The Virtue Blog

The origins of social categorization

We’re presenting a short series of abstracts of the work-in-progress our scholars presented and discussed at their June 2017 Working Group Meeting.

Katherine Kinzler is Associate Professor of Psychology and Associate Professor of Human Development at Cornell University,

 

Forming conceptually rich social categories helps people navigate the complex social world by allowing them to reason about others’ likely thoughts, beliefs, actions, and interactions as guided by group membership. Yet, social categorization often has nefarious consequences. We suggest that the foundation of the human ability to form useful social categories is in place in infancy: social categories guide infants’ inferences about peoples’ shared characteristics and social relationships. We also suggest that the ability to form abstract social categories may be separable from the eventual negative downstream consequences of social categorization, including prejudice, discrimination and stereotyping. Whereas a tendency to form inductively rich social categories appears early in ontogeny, prejudice based on each particular category dimension may not be inevitable.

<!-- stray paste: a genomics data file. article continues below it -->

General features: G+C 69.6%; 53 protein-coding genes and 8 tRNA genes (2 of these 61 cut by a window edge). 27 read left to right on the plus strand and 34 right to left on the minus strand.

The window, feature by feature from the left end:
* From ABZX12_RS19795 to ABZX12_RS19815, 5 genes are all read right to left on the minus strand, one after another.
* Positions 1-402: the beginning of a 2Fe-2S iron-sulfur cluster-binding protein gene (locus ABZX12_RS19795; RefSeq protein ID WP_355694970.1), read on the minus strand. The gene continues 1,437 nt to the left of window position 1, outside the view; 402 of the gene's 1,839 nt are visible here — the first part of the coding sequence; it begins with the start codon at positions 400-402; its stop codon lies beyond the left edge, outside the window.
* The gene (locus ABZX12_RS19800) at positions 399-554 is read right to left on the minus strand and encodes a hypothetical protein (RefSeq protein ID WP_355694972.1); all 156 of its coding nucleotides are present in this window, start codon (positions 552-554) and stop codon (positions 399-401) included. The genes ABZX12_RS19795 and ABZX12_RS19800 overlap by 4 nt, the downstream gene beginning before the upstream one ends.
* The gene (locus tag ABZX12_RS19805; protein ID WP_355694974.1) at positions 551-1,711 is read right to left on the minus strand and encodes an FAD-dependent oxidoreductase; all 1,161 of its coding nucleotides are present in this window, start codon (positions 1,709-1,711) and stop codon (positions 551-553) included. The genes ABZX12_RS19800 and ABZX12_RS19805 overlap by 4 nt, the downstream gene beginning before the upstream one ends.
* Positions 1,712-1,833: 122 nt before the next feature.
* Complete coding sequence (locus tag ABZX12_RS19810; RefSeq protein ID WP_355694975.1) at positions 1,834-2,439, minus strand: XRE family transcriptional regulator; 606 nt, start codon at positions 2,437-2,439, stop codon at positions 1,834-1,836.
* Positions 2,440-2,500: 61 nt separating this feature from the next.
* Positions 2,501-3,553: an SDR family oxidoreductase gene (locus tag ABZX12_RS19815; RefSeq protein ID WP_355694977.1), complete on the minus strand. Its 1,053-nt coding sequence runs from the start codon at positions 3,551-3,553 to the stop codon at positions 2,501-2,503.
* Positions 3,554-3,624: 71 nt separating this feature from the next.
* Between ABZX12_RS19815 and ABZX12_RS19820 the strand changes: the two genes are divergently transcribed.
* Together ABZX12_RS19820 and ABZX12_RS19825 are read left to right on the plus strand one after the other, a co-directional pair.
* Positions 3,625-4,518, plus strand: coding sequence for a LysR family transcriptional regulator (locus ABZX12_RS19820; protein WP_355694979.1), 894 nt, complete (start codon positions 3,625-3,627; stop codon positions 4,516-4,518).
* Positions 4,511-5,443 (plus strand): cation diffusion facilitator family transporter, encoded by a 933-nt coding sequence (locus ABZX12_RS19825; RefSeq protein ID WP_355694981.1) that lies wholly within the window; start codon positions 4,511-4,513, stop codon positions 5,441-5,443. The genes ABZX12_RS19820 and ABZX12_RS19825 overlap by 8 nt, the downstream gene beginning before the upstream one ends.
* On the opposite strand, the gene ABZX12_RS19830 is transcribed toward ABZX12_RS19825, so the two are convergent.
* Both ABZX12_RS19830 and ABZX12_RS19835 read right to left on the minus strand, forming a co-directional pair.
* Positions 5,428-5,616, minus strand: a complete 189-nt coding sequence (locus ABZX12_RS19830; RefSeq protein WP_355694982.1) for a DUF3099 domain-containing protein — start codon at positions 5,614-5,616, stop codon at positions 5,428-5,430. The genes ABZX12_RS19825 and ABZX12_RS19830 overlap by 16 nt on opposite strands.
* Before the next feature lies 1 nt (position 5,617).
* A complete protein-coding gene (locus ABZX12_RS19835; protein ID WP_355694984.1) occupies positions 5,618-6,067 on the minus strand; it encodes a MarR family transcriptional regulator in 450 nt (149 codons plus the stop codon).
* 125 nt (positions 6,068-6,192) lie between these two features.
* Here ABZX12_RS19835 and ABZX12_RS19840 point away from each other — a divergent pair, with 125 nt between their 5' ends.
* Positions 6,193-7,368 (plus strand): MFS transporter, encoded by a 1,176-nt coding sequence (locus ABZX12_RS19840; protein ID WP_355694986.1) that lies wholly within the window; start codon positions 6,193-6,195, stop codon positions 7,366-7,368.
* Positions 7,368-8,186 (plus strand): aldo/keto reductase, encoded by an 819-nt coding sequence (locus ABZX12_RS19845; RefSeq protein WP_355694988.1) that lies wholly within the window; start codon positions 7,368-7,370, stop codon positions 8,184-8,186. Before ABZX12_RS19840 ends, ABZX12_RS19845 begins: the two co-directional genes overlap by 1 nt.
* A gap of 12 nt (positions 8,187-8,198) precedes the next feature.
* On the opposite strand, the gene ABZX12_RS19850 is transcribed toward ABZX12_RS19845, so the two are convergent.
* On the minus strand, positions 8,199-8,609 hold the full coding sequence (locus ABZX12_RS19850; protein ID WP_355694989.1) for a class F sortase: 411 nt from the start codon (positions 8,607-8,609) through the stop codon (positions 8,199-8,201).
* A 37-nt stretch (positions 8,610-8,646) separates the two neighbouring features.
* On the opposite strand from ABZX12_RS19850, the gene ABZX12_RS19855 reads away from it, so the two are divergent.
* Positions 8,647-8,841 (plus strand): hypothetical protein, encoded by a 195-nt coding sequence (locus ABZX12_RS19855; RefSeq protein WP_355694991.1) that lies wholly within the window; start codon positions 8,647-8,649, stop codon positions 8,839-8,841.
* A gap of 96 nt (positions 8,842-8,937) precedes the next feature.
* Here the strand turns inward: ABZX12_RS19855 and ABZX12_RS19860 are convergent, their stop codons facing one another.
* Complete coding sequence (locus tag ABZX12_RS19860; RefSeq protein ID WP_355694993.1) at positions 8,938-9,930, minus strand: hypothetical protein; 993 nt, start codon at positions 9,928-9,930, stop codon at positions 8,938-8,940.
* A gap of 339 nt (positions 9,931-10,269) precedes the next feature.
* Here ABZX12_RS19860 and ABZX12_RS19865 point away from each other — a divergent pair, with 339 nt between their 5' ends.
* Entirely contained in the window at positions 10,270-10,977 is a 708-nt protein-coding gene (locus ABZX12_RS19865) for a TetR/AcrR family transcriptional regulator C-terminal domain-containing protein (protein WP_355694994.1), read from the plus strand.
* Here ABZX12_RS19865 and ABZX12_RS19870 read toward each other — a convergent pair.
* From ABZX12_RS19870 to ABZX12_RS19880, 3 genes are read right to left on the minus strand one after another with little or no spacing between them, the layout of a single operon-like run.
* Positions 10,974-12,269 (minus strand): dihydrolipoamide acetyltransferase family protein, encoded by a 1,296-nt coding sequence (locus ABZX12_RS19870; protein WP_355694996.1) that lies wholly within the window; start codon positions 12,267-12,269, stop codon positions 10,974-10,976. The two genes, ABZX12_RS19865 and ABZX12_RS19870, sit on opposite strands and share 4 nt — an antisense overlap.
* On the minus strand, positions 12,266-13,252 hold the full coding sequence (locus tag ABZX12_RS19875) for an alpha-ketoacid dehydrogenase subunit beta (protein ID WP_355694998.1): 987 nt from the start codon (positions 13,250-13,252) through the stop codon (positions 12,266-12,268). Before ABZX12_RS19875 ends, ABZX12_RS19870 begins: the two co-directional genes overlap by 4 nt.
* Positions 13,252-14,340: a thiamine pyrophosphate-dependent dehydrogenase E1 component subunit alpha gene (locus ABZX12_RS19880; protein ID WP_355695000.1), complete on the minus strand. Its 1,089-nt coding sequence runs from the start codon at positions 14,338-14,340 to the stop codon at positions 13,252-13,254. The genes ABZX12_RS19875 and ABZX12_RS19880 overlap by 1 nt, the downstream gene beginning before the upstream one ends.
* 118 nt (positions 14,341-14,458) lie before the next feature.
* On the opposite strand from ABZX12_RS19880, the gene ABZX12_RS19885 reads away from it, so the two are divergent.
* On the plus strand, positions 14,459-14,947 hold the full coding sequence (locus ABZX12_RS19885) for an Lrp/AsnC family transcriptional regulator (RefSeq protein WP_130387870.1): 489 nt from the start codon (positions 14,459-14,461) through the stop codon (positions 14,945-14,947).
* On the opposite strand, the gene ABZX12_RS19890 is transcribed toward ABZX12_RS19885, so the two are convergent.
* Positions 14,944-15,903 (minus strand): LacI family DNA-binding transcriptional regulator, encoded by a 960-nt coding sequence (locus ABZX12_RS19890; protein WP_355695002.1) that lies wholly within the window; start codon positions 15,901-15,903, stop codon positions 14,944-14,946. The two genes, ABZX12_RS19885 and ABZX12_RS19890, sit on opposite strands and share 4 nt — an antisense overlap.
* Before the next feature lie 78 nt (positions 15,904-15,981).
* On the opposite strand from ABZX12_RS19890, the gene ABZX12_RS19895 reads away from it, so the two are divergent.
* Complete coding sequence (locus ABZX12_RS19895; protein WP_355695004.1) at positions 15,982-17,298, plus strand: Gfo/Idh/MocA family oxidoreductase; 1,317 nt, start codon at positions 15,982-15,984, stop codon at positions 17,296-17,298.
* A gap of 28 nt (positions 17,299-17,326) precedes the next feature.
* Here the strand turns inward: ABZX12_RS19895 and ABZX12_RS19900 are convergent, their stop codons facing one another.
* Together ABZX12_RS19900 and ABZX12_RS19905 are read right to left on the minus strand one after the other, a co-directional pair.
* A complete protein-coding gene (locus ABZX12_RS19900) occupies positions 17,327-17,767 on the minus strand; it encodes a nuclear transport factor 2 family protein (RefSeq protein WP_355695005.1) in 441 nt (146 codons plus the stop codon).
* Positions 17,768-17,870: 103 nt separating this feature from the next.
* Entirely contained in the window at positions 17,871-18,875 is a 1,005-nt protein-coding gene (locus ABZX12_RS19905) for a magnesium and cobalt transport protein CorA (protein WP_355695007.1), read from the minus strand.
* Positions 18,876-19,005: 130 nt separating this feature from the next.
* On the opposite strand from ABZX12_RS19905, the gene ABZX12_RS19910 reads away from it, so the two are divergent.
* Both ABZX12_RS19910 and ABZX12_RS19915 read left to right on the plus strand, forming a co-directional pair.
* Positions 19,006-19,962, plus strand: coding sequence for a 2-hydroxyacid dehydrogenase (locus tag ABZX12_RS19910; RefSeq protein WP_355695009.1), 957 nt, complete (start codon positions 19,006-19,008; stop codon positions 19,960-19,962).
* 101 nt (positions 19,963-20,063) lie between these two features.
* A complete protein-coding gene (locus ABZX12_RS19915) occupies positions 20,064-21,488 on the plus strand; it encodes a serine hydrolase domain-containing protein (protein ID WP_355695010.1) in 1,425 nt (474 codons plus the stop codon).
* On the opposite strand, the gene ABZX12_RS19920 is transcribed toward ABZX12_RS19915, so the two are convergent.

Keywords: essentialism, infant, intergroup cognition, prejudice, social categorization, stereotype

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